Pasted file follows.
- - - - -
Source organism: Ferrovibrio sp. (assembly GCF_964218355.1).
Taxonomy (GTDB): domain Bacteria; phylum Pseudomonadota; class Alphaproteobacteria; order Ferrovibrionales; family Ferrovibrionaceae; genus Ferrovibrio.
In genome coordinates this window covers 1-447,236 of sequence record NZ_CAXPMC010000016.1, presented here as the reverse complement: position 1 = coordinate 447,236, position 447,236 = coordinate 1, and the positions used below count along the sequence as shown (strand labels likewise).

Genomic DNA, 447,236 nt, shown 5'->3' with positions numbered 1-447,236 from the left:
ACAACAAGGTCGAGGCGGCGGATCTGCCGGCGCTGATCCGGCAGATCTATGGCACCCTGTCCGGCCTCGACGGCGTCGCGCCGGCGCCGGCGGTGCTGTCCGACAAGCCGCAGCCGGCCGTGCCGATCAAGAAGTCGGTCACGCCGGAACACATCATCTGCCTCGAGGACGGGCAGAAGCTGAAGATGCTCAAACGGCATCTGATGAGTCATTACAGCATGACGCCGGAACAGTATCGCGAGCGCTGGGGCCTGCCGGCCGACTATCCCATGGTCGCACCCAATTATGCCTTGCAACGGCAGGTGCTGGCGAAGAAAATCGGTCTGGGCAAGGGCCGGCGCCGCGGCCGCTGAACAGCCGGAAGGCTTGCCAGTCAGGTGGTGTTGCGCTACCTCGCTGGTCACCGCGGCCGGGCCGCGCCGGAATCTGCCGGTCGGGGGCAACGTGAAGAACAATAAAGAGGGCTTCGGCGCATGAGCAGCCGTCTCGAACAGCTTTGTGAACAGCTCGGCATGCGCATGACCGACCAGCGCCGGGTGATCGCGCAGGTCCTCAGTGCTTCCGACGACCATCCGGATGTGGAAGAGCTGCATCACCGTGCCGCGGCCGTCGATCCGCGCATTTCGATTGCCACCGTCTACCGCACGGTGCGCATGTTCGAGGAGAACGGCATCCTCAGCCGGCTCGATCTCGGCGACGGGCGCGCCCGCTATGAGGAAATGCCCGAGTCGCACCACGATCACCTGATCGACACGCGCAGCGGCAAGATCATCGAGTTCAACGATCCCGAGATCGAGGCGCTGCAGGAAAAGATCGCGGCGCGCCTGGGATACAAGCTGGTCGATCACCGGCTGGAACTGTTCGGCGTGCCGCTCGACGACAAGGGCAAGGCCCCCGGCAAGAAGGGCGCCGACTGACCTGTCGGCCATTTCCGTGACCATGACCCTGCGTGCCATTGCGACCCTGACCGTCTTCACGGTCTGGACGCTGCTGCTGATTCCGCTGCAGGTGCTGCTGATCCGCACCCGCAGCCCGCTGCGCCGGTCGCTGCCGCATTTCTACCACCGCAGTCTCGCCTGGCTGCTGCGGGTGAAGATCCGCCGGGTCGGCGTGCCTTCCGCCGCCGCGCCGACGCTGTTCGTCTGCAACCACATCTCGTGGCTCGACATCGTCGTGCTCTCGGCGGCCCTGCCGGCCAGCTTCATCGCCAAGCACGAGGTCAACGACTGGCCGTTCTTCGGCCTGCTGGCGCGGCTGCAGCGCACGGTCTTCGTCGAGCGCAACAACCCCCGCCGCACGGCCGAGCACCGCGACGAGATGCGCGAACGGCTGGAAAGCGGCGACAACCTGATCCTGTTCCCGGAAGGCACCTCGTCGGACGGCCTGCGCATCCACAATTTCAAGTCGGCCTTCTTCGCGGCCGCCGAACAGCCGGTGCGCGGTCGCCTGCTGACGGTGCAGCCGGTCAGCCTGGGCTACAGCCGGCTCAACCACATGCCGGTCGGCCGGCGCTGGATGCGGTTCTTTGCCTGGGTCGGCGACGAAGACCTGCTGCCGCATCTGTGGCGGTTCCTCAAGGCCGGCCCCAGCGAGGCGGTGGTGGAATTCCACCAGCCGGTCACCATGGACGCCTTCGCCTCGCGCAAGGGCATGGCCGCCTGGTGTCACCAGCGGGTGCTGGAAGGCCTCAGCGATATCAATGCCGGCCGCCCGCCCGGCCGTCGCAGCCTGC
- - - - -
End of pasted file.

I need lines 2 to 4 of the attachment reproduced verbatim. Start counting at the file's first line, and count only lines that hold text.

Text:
Taxonomy (GTDB): domain Bacteria; phylum Pseudomonadota; class Alphaproteobacteria; order Ferrovibrionales; family Ferrovibrionaceae; genus Ferrovibrio.
In genome coordinates this window covers 1-447,236 of sequence record NZ_CAXPMC010000016.1, presented here as the reverse complement: position 1 = coordinate 447,236, position 447,236 = coordinate 1, and the positions used below count along the sequence as shown (strand labels likewise).

Genomic DNA, 447,236 nt, shown 5'->3' with positions numbered 1-447,236 from the left: